Two groundbreakings, two models for beating displacement and creating affordable options for Denver renters and homebuyers.
A soon-to-be-homeowner, Habitat for Humanity of Metro Denver staff and their partners from the city and the private sector wielded shovels in Elyria-Swansea Thursday to celebrate plans for 32 three- and four-bedroom, energy-efficient duplexes on a block where Denver Housing Authority units once sat. The Urban Land Conservancy held a similar ceremony a few hours later and about a mile away at a site near the 38th and Blake RTD A Line commuter rail station where a 66-apartment development is to be built.
The audience had to weave past orange traffic cones and slow-moving heavy vehicles to get to the Elyria-Swansea site — now just dirt pathways and deep holes, but houses are expected to be ready for the first homeowners by the end of this year. The construction activity wasn’t for Habitat. It was for the Interstate 70 renovation that has brought disruption and fear of gentrification to the neighborhood.
Araceli Guerrero Ramos and her family have been tenants in Elyria-Swansea for 11 years. She said she had worried — in the end needlessly — that the three-bedroom, one-bathroom house they’ve been renting would be demolished to make room for a wider I-70. Then she watched the monthly rent nearly double to $1,200 in the last three years, though she says her landlord, a relative, is giving her family a deal. Steep housing cost increases are not uncommon as speculators bet on the working-class neighborhood attracting higher earners once we see an end to I-70 construction and upgrades to turn the nearby stock show grounds into the year-round National Western tourist attraction.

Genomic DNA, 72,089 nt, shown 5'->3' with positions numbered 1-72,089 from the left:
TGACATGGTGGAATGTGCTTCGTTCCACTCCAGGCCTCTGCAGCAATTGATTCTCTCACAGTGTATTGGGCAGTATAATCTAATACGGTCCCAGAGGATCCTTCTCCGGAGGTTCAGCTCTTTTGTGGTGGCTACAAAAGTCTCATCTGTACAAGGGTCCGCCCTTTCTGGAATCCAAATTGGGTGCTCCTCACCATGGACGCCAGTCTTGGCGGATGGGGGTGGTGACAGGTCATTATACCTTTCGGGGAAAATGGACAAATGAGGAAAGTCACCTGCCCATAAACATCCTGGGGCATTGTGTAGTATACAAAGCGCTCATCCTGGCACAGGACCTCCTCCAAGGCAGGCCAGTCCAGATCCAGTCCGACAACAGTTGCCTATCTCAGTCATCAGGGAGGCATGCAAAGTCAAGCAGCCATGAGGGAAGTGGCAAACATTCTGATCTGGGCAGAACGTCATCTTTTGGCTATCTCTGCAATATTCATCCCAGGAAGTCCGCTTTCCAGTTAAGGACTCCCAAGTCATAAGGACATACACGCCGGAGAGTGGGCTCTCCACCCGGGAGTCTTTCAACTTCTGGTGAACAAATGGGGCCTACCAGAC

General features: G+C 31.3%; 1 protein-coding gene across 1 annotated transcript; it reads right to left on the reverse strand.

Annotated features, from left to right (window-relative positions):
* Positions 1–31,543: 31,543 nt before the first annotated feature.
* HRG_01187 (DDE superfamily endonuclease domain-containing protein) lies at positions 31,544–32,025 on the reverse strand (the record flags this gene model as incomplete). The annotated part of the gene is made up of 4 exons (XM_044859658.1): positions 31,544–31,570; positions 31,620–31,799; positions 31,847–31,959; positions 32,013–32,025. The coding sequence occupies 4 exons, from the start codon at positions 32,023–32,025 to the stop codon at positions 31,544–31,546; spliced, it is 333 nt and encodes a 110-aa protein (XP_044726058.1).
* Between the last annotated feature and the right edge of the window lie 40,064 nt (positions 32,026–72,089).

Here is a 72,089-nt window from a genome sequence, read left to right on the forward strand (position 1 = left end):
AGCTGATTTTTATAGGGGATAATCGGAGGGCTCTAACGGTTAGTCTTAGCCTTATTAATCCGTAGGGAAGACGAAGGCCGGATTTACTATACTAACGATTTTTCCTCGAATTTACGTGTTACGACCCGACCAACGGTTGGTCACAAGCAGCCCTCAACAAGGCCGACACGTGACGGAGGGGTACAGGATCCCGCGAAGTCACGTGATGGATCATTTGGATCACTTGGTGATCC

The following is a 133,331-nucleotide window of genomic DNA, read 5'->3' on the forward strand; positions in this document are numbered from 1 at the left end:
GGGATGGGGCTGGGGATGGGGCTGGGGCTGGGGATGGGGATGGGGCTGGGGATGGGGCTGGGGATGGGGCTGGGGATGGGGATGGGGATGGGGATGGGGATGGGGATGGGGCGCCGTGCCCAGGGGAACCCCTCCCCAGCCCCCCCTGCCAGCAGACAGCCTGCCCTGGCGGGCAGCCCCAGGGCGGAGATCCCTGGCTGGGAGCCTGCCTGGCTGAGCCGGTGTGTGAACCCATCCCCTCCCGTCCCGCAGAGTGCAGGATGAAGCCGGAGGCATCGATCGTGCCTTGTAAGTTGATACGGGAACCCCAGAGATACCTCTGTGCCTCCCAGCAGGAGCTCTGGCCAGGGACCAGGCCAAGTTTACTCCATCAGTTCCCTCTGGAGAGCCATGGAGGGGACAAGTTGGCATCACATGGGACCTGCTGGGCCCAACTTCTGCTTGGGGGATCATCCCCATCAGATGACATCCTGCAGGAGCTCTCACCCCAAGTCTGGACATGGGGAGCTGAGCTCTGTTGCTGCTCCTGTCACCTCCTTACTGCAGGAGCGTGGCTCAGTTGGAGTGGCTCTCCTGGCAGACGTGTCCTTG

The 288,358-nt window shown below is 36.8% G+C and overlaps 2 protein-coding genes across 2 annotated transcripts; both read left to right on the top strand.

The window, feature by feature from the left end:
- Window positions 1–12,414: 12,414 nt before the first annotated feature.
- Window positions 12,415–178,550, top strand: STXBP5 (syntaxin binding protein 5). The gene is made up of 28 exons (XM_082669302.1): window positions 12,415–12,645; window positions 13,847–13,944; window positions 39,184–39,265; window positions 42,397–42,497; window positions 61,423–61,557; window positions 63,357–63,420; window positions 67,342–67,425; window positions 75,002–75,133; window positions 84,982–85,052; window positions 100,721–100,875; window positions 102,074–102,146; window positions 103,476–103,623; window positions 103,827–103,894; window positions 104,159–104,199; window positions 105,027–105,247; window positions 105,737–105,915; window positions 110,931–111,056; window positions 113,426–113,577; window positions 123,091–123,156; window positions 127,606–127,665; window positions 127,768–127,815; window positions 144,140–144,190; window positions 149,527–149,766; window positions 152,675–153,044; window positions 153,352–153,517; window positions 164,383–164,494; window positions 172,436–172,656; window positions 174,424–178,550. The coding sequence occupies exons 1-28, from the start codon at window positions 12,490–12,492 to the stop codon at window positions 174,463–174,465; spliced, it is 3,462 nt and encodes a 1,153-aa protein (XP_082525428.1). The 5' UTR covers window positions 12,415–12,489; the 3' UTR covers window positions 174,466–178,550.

Guerrero Ramos and her husband Ernesto are buying a Habitat four-bedroom, two-bathroom home. The mortgage payments will be about the same as the rent they are paying now for a smaller house. Their three children are excited about the prospect of having their own bedrooms, Guerrero Ramos said.
“This will be our first home as a family,” she said before taking up a shovel for the groundbreaking. “We have a home as renters. But this is different.”
Habitat helps low-income families obtain affordable mortgages. To qualify a family must meet income guidelines. A family of five, for example, must earn at least $4,046 a month and no more than $6,475. Participating families must also attend buyer education classes and put in the “sweat equity” for which the faith-based nonprofit is known. Guerrero Ramos has already started on its 200 hours, putting in time at a ReStore, the Habitat shops that offer discounts on new and used appliances, furniture and cabinets; waiting tables at some of the nonprofit’s events; and helping recruit neighbors who want to buy a home. Once construction starts in earnest in May, Guerrero Ramos was looking forward to acquiring new skills helping build her own home as part of her sweat equity commitment.
“I’ll find out where to put the nails,” she said, miming using a hammer. Guerrero Ramos, now a homemaker, has worked as an office cleaner. Her husband is a foreman for an arbor care company.